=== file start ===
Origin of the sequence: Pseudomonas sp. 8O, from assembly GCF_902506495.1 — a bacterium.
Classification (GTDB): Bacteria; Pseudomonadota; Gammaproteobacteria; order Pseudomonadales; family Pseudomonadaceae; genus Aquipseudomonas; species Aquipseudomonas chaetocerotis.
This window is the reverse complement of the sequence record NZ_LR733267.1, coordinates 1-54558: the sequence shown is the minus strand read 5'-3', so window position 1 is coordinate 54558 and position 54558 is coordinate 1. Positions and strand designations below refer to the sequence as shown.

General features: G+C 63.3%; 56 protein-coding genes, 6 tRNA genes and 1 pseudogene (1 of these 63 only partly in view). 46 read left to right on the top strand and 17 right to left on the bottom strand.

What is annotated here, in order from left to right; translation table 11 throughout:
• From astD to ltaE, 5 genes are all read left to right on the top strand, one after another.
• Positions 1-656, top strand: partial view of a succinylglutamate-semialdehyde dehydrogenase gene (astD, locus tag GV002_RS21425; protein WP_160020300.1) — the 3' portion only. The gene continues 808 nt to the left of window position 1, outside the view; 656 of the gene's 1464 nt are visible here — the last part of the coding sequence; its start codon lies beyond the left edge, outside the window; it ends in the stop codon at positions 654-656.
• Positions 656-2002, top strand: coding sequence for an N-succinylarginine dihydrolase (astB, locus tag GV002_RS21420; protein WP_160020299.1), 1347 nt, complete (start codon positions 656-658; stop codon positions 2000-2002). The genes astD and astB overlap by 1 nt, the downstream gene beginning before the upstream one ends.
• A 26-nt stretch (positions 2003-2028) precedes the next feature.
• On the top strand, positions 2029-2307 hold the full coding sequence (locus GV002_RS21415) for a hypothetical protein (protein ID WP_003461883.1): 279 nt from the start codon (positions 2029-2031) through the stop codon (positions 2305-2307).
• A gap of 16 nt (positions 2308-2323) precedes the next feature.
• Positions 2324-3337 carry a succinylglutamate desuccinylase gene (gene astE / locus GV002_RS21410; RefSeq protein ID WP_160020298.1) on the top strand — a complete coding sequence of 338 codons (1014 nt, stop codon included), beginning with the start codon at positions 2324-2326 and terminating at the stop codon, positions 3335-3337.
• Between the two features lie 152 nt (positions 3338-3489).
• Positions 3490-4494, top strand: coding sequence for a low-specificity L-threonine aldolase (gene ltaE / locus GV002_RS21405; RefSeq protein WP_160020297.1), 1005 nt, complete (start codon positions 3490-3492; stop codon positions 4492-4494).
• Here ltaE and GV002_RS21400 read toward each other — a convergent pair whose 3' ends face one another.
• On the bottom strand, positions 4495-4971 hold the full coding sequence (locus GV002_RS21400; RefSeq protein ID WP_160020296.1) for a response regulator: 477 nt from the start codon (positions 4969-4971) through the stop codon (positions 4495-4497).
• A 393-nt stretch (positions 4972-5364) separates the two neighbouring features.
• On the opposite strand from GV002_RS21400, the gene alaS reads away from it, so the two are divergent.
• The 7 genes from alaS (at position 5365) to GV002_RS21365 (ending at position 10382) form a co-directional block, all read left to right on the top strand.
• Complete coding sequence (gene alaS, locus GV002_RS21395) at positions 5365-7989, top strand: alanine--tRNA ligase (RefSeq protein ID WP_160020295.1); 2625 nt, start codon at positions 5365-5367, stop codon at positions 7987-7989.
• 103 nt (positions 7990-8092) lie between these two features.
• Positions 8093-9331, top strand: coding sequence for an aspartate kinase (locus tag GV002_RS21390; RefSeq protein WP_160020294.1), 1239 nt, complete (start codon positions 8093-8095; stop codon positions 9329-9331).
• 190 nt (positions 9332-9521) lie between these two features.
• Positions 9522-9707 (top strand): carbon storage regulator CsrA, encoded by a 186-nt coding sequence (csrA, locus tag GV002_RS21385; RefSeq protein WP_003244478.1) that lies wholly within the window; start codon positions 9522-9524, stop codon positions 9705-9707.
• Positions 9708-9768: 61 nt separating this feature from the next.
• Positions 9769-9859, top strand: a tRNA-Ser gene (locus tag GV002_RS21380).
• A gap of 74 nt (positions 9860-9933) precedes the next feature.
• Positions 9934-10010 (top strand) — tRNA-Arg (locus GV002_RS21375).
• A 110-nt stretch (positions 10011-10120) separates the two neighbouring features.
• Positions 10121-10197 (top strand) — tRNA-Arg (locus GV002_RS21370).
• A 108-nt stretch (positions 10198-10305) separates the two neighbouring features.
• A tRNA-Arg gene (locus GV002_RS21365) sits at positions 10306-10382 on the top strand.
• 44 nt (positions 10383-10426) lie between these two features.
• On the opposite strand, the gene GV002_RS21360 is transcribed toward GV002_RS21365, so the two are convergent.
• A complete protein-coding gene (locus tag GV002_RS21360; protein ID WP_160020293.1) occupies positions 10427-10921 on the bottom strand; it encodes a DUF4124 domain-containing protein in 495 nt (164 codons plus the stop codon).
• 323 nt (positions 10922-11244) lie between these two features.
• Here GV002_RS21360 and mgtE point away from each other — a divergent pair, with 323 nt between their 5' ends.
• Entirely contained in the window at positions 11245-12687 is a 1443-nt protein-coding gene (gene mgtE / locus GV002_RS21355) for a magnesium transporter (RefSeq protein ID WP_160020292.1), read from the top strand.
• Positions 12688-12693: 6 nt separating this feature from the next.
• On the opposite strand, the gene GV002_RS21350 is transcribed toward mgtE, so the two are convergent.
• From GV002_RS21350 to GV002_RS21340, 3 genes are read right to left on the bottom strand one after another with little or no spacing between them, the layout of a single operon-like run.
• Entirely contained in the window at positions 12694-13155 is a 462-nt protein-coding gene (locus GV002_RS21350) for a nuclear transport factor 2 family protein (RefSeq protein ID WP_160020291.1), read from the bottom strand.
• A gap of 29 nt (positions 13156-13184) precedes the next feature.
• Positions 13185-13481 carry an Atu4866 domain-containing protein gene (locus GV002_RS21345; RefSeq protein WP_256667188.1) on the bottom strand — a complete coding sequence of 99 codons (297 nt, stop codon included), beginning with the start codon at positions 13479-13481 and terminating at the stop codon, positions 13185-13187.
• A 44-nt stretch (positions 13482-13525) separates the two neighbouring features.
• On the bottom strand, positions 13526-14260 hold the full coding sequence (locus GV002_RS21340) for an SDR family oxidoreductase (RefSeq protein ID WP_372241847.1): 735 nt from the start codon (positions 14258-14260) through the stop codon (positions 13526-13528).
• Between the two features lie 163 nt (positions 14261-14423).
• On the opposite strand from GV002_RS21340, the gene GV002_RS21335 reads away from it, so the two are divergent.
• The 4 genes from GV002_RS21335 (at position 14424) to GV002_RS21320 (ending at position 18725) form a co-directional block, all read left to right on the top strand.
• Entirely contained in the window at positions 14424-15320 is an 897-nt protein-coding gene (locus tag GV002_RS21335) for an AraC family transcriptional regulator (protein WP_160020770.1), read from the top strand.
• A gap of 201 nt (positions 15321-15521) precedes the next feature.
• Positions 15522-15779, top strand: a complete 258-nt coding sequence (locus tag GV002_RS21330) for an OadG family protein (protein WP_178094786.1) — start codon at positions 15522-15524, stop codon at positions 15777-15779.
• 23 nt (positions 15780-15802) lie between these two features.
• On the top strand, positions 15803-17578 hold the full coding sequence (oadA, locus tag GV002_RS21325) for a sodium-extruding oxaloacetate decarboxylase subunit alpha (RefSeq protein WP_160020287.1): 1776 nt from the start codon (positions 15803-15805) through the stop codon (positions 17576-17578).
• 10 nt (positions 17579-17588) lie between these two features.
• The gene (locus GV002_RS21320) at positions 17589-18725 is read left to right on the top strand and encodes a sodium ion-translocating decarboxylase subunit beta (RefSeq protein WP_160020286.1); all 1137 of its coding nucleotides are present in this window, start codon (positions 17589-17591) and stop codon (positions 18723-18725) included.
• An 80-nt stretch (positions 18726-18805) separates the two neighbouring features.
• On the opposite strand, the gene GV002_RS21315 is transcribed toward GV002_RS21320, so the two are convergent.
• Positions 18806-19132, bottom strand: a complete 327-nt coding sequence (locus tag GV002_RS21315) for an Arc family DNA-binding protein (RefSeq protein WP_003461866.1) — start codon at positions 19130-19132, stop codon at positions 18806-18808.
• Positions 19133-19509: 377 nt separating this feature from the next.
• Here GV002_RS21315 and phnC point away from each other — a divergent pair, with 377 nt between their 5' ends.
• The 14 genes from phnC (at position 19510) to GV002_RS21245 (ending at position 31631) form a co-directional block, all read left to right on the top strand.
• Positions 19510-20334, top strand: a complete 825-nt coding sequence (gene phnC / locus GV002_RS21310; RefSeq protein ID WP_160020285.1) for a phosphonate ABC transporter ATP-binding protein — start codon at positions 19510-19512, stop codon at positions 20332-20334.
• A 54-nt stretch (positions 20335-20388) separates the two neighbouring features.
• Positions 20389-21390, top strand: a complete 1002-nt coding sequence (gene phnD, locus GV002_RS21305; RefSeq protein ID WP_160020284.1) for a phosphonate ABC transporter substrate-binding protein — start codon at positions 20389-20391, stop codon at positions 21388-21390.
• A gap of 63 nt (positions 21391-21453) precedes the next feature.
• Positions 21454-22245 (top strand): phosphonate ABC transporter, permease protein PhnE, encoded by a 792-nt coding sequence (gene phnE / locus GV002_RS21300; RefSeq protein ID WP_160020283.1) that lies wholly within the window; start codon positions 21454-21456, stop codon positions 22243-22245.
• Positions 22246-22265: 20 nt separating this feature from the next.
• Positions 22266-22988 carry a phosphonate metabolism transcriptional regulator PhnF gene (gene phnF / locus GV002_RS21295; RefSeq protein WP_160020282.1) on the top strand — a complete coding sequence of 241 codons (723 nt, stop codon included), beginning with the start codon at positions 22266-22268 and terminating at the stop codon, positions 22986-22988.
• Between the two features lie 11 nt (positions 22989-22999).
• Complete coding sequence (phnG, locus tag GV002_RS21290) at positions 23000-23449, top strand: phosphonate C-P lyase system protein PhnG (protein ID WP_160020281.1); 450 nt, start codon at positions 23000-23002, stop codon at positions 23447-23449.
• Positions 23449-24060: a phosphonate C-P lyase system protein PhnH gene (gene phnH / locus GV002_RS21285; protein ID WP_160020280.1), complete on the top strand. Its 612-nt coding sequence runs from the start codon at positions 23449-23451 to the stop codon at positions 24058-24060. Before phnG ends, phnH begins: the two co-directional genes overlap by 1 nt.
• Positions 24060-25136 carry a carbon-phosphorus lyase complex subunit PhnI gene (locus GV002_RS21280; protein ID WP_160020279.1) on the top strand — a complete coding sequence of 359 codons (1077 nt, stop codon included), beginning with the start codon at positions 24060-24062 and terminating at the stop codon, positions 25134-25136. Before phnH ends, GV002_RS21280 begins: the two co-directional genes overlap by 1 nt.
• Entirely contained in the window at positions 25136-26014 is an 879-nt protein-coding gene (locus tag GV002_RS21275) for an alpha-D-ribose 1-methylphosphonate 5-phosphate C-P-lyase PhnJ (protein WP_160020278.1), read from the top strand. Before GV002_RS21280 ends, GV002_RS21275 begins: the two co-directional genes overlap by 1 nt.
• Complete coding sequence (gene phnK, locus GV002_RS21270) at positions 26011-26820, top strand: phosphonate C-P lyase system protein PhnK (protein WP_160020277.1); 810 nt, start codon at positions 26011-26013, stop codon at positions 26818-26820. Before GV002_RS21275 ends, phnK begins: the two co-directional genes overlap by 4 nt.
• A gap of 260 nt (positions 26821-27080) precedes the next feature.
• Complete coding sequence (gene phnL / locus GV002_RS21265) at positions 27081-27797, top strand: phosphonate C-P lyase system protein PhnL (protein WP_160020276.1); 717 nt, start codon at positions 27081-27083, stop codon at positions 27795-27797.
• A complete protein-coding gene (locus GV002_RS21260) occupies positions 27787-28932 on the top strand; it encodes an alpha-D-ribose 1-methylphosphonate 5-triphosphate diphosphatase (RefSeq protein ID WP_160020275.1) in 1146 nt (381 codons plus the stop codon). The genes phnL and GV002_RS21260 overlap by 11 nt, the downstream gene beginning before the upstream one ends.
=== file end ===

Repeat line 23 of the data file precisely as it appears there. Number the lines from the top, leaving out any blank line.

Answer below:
• 190 nt (positions 9332-9521) lie between these two features.